But I don't think any mod guy's going to take on as big a project as this unless it's us anthropologists. I agree that this game could have delivered a lot more, in this department and others, particularly considering they already had so much of the game mechanics already finished when they started -- you'd think they could have afforded the artwork on a few dozen more units.
Why don't we start thinking up alternative units for particular civs, and submitting them here, along with alternative city improvement ideas? Try to keep it balanced for gameplay (however artificially), and holistic, one civ at a time. We shouldn't be afraid to change the fundamentals -- I think some wonders should not be universally accessible (but perhaps by a few civs?), for example -- but instead see how far we can push the rules. There are many unit types that haven't even been tried, like a 0 defense unit that can attack normally, or something that can both bombard and attack on land. Sky's the limit.
Let me know what you think.
Nov 19, 2001, 01:17 AM
Well as a modmaker, I'd love to hear the ideas :)
I'd probably have added a unit with 0 defense but can attack, but with 13 new units I have alot of things to do so more new units are lower on the list than they were.
However, about the unique tech tree. I definately think it should have been a possability added to the game, but I'd settle for the civ-specific function to be on things like buildings and governments in addition to units.
But you could do it with the units reasonably easily. Just Copy the unit, make the two units civ-specific, but make one come available with one technology and the other available with a different technology.
It would be far easier than adding a new unit because you could just skimp and leave all the civilopedia entrys alone and stick with the same graphics.
The best idea would be that they all appear at once when the tech is researched (easier to do), but alter their stats. So for instance Japanese Swordman would have 4 attack while everyone else gets 3, the French get +1 and +1 attack gunpowder units...you could basically supplant the UU system entirely and make the game far more civilization-centric!
Hmm...you know, I really like that idea. Gotta have a good base to work off of first, so I'll just work entirely on the LWC mod until it's filled itself out nicely.
But hey, I'd love to hear what you anthropolgists think about which civ should have what specialtys. Example: America has additional attack on aircraft, England has additional attack and defense with ships (not applied on modern ships), France has a bonus on saltpeter using units, Germany gets a bonus on tanks, etc.
Nov 19, 2001, 05:03 PM
Been following your graphics thread with interest Armor. I'm hoping for big things from your discussions. I'll plop down $100 on a better graphics editor if needed (maybe firaxis should just market theirs?). I've already done some substantial "mod"ing and hope to release it soon. But, due to the graphics issue, there are no units :( On the plus side, the change I made are not designed to make the game easier (ala remove/lessen corruption) ;)
What might satisfy what some in this thread have suggested about Civ specific techs, would be to make tech selection completely random -- i.e. you can't choose what to research, it's luck of the draw. There was a function for that in Alpha Centauri I believe, which you could turn on or off. Other than that, buy a big book on C++, buy a case of coca-cola, and ... "hello world!"
Nov 19, 2001, 09:27 PM
It completely eliminates a very large portion of the game, which is trading for technology. Where do Iriquios forest fighters fit in with samurai? There wouldn't be any way to get advances save discovering them yourself.
Nov 20, 2001, 12:26 AM
I feel like 75% of my posting here is clearing up misinterpretations of previous posts, although I honestly don't know how to be any clearer in the first place.
Regarding reduction of corruption, it is a sadly common misconception that lower corruption levels for all players result in an easier game. By that argument, one could say that changing the points garnered for making a basket in basketball from one to two made basketball twice as easy. If anything, I find the game more challenging with lowered corruption, since the faster pace of the game leaves fewer opportunities to correct mistakes. But I understand that some prefer a slow and tedious game, and they can stick to the original rules with my blessing! I pray to God this topic doesn't come up again.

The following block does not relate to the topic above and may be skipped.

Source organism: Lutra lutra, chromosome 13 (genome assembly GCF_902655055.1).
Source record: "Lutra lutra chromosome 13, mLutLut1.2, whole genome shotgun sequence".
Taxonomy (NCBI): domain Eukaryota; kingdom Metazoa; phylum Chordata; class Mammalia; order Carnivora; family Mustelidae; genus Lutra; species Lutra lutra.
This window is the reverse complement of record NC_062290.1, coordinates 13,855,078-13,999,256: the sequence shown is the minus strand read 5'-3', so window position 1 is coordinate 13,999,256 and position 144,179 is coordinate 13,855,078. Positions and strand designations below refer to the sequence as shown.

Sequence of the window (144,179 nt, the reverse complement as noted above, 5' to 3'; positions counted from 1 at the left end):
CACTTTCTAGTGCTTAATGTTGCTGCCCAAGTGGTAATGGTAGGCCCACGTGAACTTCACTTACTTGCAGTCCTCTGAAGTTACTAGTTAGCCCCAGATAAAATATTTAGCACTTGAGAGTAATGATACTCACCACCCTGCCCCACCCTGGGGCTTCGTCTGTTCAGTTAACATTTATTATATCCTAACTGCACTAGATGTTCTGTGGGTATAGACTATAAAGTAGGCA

Regarding changing the tech tree, I don't know who proposed this, but as far as I can see it's impossible without severely hacking the program files themselves. Certainly, it was never on my agenda -- as I noted previously, since that isn't an option, the best way to go about this would be to have different units and improvements available to different cultures when they discover the 'same' technology, effectively allowing for real-world variations in the results of tech research without creating separate trees.
Thus the Chinese, who invented gunpowder, might at first only be allowed to make fireworks with the technology (which is what they, in fact, used it for). The Fireworks Festival could be an improvement or Small Wonder only available to the Chinese at that point, perhaps yielding culture and/or happiness. Europeans (specifically the Portugese/Spanish), on the other hand, invented muskets and cannons after appropriating the secrets of gunpowder from the Chinese, so they might be allowed slightly earlier access to these units (others might get them after one more step down the tech ladder). Likewise, the Chinese (or perhaps all East Asian civs?) might be allowed access to Sun Zu's and the Great Wall a little earlier than Western and Middle-Eastern civs. All of this would have to be balanced for equable gameplay, and would be relatively easy to do with the current editor.
And, of course, we should also do a lot of civ-specific units (not yet possible graphically, due to the unusual .flc animation format used by Fraxis) and city improvements, eliminating all the universal units that weren't really universal, and replacing them with cultural-historically specific alternatives. To make it less daunting a prospect, perhaps stopping at the level of cultural groupings (e.g. AmerIndian, GrecoRoman, European, etc.) would be appropriate, at least at first.
Nov 20, 2001, 04:48 PM
Am I wrong or didn't SMAC have different tech trees for each faction (with some common units), with some advances only acquirable through trade? If so, I don't think making a different tech tree for each civilization is that cumbersome -- or is it?
It would be neat to have even a few unique techs per Civilization, acquirable only through trade. It is a little silly to think that everyone will think of everything eventually given enough time, and it would make trade all the more necessary.
I should fire up my old copy of SMAC and have a look....I may be wrong...
Nov 20, 2001, 08:58 PM
You are wrong...maybe you are thinking of starcraft :)